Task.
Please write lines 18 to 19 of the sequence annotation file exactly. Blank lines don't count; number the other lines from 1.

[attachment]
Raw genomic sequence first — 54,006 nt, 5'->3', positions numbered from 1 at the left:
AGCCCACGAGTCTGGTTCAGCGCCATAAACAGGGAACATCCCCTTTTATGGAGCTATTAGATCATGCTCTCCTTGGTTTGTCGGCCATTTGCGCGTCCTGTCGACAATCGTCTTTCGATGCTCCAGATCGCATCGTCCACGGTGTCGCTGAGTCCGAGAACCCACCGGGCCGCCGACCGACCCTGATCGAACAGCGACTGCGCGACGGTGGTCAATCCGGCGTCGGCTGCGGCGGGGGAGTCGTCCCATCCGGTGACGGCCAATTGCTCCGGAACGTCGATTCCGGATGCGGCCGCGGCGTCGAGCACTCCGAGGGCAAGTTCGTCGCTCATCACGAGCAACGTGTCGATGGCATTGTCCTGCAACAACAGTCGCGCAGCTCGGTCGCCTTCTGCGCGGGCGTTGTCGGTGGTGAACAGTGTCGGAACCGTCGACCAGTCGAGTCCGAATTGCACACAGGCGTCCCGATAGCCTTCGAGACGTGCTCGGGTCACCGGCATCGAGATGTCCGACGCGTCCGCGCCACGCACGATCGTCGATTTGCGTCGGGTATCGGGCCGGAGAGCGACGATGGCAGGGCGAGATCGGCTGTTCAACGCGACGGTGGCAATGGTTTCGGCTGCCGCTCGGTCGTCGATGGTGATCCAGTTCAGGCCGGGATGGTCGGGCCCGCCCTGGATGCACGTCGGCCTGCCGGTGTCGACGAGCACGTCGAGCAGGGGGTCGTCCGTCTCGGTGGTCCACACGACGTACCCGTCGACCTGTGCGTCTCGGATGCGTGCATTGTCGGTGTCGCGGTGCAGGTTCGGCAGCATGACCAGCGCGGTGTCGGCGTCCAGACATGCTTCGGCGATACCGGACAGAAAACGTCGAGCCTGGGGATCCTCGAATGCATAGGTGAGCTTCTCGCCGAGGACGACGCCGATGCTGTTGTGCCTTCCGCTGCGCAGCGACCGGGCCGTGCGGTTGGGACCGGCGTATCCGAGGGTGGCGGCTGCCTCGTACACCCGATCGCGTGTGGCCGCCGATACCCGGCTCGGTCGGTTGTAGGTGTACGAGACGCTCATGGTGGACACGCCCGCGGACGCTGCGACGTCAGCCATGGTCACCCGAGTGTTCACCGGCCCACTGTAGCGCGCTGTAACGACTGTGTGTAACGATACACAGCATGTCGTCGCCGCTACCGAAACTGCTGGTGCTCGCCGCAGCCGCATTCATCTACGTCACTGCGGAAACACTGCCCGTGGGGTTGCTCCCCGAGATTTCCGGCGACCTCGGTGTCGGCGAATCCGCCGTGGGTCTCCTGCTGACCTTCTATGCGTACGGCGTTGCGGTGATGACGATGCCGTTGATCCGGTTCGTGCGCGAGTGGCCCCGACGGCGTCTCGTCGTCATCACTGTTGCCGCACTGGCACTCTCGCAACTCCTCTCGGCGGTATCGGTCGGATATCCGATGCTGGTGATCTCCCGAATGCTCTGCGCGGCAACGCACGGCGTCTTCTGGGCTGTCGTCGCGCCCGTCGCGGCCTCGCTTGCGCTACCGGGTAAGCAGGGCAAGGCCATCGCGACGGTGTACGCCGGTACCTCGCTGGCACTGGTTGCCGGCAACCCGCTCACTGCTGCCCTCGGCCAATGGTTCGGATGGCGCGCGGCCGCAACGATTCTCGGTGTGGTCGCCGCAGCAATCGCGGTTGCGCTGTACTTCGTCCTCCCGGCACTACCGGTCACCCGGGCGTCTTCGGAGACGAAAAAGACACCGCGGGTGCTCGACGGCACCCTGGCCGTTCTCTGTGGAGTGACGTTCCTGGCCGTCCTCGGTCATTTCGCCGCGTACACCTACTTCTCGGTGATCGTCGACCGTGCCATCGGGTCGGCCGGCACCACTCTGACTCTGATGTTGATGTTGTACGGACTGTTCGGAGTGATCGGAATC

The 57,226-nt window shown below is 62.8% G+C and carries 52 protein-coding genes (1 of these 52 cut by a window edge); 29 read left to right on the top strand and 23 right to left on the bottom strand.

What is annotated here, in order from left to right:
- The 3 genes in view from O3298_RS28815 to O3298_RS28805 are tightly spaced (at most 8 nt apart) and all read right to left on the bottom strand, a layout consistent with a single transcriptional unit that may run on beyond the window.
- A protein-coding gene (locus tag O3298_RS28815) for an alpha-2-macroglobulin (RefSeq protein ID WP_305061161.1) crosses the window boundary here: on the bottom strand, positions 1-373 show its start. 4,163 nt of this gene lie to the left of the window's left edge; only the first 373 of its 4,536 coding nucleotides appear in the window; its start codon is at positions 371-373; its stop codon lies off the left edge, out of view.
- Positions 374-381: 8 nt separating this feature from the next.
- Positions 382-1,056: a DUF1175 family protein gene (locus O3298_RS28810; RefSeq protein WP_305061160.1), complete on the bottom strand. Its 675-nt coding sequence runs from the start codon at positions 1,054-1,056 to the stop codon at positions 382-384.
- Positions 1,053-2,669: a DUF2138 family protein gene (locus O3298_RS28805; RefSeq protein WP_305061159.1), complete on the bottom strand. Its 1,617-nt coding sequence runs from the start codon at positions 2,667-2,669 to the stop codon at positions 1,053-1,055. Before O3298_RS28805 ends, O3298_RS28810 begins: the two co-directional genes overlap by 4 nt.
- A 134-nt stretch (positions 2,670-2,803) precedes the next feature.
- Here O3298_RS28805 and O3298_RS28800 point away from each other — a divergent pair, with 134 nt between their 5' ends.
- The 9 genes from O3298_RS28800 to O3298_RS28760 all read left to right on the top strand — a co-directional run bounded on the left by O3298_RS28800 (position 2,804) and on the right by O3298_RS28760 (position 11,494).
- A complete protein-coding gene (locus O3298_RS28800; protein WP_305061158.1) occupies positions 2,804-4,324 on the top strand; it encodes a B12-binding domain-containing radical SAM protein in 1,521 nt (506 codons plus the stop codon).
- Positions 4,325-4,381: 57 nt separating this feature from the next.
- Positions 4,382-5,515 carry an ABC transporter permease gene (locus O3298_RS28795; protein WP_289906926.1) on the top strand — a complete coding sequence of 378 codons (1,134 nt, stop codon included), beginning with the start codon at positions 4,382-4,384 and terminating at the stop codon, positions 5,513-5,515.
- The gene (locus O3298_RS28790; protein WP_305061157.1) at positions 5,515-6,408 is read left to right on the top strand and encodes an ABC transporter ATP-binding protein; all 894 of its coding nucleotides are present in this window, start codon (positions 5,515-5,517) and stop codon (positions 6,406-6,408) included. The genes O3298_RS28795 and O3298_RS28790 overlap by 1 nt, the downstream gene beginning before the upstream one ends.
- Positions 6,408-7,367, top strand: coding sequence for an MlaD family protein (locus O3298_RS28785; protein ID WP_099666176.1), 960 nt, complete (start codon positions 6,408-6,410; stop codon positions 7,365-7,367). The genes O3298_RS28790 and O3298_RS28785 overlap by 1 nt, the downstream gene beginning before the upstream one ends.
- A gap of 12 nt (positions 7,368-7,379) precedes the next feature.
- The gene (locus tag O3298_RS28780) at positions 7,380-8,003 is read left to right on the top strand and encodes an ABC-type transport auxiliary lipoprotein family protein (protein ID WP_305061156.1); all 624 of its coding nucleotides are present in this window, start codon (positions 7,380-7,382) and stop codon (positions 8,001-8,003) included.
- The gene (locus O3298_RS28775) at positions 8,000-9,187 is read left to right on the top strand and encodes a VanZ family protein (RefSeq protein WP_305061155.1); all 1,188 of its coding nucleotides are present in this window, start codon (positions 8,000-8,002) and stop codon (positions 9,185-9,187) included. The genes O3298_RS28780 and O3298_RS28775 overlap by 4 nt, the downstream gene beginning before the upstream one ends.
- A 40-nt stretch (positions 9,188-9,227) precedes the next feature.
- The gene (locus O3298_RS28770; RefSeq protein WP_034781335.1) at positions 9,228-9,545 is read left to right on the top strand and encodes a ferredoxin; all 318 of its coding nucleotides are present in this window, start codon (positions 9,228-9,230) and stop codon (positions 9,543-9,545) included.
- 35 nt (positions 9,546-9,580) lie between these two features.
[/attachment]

- A gap of 12 nt (positions 7,368-7,379) precedes the next feature.
- The gene (locus tag O3298_RS28780) at positions 7,380-8,003 is read left to right on the top strand and encodes an ABC-type transport auxiliary lipoprotein family protein (protein ID WP_305061156.1); all 624 of its coding nucleotides are present in this window, start codon (positions 7,380-7,382) and stop codon (positions 8,001-8,003) included.